investment of $400,000 will be needed in order to effectively establish the Center. In addition, the Center will require a maintenance cost of $50,000 per month.
5. Budget and Strategy
Strategy 1: Arranging meetings with community leaders
This strategy ensures that the community at large will accept FAC in its capacity as an establishment to provide help and counseling within the existing cultural, religious, and educational paradigms. Public trust is important for the success of the Center. Specifically, this strategy includes arranging meetings times, venues and refreshments. This is estimated at a budget for about $5,000 per meeting. This strategy will also include the possibility of securing the services of a cultural consultant; preferably also a person with some standing in the community. The budget for this is estimated at an initial fee of about $3,000, which will repeat monthly for as long as the consultant's services are required.
Strategy 2: Promotion at schools and educational facilities
In order to promote the service, young people at educational facilities will initially be targeted. It is possible that the strict religious and cultural requirements of the country could impact upon the experience of young people; resulting in feelings of rebellion or at least unhappiness. Schools will be approached to help solve this problem. For this, visual aids such as television and video media will be used, depending upon the technology and venues available at each respective facility. It is also expected that a fee will be payable for the time and venues used. The budget for these sessions is estimated at about $8,000 per session.
Strategy 3: Establishment of suitable premises for FAC.
Initially, the building will be a rented establishment, possibly with the option to buy later. It is expected that some renovation will be required in order to ensure that the building projects a sense of safety and joy to clients who need the Center's services. Together with the deposit, first moth's rent, renovations, and other requirements, it is estimated that an initial investment of $50,000 will need to be made.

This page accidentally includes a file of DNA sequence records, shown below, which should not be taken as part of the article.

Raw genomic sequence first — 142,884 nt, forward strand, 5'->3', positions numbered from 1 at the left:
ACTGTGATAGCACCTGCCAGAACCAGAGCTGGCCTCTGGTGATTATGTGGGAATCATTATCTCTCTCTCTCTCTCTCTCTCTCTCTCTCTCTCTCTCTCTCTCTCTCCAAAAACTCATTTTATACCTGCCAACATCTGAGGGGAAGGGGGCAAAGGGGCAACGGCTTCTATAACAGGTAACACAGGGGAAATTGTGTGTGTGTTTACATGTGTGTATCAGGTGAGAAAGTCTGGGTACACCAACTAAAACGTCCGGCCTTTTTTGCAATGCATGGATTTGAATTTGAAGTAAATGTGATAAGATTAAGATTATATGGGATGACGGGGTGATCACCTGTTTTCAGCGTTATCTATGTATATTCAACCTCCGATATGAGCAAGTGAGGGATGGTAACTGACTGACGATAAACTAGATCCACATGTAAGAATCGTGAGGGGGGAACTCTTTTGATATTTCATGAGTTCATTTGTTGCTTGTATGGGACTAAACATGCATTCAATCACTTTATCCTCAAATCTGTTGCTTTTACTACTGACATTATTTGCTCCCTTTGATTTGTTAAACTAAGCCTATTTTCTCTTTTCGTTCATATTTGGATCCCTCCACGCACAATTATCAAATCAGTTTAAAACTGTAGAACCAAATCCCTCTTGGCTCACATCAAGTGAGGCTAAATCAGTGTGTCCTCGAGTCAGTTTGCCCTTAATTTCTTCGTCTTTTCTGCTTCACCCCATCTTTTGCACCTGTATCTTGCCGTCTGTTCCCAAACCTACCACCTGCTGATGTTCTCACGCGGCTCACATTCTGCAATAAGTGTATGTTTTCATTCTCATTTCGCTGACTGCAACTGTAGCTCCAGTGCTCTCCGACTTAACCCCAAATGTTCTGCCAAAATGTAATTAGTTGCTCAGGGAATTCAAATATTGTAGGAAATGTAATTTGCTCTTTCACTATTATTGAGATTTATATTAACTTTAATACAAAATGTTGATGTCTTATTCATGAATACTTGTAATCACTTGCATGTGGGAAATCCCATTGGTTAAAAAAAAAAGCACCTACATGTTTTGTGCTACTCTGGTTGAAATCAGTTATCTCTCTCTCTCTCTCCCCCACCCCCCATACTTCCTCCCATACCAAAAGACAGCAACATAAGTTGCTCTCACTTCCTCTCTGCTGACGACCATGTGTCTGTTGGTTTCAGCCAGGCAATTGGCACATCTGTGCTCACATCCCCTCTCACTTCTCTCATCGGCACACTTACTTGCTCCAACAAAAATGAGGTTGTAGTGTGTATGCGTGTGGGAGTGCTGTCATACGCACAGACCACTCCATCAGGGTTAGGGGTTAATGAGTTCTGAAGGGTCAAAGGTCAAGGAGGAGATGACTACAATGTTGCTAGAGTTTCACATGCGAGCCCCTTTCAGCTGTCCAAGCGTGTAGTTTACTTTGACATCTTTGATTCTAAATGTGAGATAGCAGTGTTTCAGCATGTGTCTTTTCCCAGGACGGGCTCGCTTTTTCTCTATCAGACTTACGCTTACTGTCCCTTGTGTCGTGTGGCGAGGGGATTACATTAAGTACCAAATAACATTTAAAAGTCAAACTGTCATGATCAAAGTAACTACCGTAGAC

6. Potential Funding Sources
In terms of potential funding sources, it is important to keep in mind the social and cultural structure of the country. Funding sources should then be directly related to the cultural connections that are to be established between FAC and the community it serves. Three types of sources will be considered for funding: educational organizations, government agencies, and individual business people.
Currently, education in Saudi Arabia is an important part of both cultural and religious life. Indeed, education includes a significant amount of religious teaching, with some schools teaching equal amounts of Islam and general subjects. Education also tends to differentiate for boys and girls, to prepare them for later life in Saudi Arabian culture. Girls are for example required to master home economics, while boys are taught more technical and mathematical skills.
Equally interesting is the fact that two different organizations oversee the education of boys and girls on the administrative level. Boys' education is for example the responsibility of the Ministry of Education, whereas the Directorate General of Girls' Education oversees education for girls. These two entities work closely together on the educational arena. The Directorate General also oversees kindergartens and nurseries, as well as women's literacy programs and junior colleges for girls. The Ministry of Higher Education oversees Saudi Arabia's colleges and universities.
The educational platform in the country therefore provides three potential sources of funding: the Ministry of Education, the Directorate General of Girls' Education, and the Ministry of Higher Education. In order to obtain funding, each entity will be approached with the business plan and premise of FAC. It will be explained that FAC wishes to work together with the education field in order to provide the country with youth who excel at their studies. Indeed, one of the services that FAC provides will be character development via education. Statistical evidence will also be provided, indicating the current state of education and knowledge in the country, with the premise that FAC can play a significant role in improving this. If necessary, it will also be promised to provide evidence of such improvement after a year of operation.